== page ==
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April 9, 2014

Doctors ‘could save an hour a day’ by using laptops on ward rounds

A trial scheme in Birmingham found that replacing paper records provided a major rise in efficiency.

By Vinod

Using a laptop or tablet device while on rounds could save doctors a significant amount of time during their daily routine, a new study has found.

A pilot scheme at the Birmingham Women’s Hospital’s neonatal unit found that using an electronic system reduced the time taken for a doctors rounds by nearly an hour, compared to using paperwork.

Doctors currently spend around 56% of ward round time filling out paperwork, but this could be reduced to around 41% if doctors made use of technology, the study found.

Birmingham Women’s Hospital decided to implement the electronic system in order to rectify problems with handover data and the length of time filling out paperwork during rounds.

Rounds on the intensive care and high dependency wards took an average of four hours and 58 minutes with paperwork, but this was reduced to four hours and one minute with an electronic system, researchers said.

Switching to an electronic system would also allow doctors to read and share records with colleagues much more easily, instead of having to rely on the famed unreadable scrawl of many medical professionals, the study’s authors said. Historical data show that only 68% of entries into medical notes are legible, but an electronic system boosts this to 100%,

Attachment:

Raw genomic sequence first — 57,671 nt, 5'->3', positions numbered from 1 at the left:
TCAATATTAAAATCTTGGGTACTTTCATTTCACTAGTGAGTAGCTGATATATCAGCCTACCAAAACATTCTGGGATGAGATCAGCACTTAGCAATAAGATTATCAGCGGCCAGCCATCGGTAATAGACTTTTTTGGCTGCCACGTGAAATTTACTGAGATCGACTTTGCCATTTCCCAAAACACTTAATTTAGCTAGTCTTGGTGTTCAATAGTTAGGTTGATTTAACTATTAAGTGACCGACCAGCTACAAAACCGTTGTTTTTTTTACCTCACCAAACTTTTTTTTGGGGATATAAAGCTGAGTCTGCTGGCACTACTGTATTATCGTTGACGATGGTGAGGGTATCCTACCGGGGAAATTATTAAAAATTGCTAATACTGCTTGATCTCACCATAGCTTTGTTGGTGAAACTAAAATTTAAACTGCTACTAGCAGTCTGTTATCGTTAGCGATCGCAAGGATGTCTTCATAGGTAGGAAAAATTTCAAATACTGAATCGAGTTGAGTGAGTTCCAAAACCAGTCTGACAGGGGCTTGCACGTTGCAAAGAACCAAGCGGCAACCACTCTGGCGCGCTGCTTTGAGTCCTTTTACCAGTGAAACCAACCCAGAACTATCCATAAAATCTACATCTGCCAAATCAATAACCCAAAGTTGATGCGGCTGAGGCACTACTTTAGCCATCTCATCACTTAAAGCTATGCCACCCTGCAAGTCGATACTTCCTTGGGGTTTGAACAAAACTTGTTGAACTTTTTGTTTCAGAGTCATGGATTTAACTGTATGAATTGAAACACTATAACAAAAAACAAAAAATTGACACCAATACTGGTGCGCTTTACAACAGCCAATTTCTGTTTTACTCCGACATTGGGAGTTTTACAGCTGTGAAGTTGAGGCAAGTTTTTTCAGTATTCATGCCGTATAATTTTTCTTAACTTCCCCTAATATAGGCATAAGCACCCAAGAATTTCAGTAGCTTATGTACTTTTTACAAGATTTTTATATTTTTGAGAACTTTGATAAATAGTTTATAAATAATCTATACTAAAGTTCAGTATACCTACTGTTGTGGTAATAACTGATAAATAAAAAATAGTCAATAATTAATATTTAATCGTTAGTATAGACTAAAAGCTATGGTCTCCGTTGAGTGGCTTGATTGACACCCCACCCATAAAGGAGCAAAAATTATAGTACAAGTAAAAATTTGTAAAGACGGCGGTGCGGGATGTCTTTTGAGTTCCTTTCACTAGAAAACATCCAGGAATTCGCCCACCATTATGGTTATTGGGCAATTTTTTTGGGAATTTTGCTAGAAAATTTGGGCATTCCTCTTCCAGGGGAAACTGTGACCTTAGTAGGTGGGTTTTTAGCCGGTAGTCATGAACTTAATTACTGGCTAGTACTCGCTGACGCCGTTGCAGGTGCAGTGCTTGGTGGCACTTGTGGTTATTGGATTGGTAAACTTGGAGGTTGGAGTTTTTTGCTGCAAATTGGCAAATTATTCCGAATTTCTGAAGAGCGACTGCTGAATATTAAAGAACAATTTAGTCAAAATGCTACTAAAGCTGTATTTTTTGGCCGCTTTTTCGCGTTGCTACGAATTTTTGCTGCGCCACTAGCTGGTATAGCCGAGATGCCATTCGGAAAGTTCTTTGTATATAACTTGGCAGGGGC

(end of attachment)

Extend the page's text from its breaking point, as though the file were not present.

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The findings were welcomed by other software providers, who highlighted the need for hospitals to embrace technology in order to simplify complicated processes.

"A paper-based approach has been relied on for all too long and has often resulted in misplaced medical records, operational inefficiencies, and delays to patient care," Mark O’Herlihy, director of Healthcare, EMEA, at Perceptive Software said

"Faster and secure access to the correct and relevant data at the right time could see a real benefit to patient care and confidence in the NHS as we go forward."

The authors of the study added that eight months after the trial, the hospital unit is still using the electronic system, which has saved an estimated 24 hours of doctor time per week.

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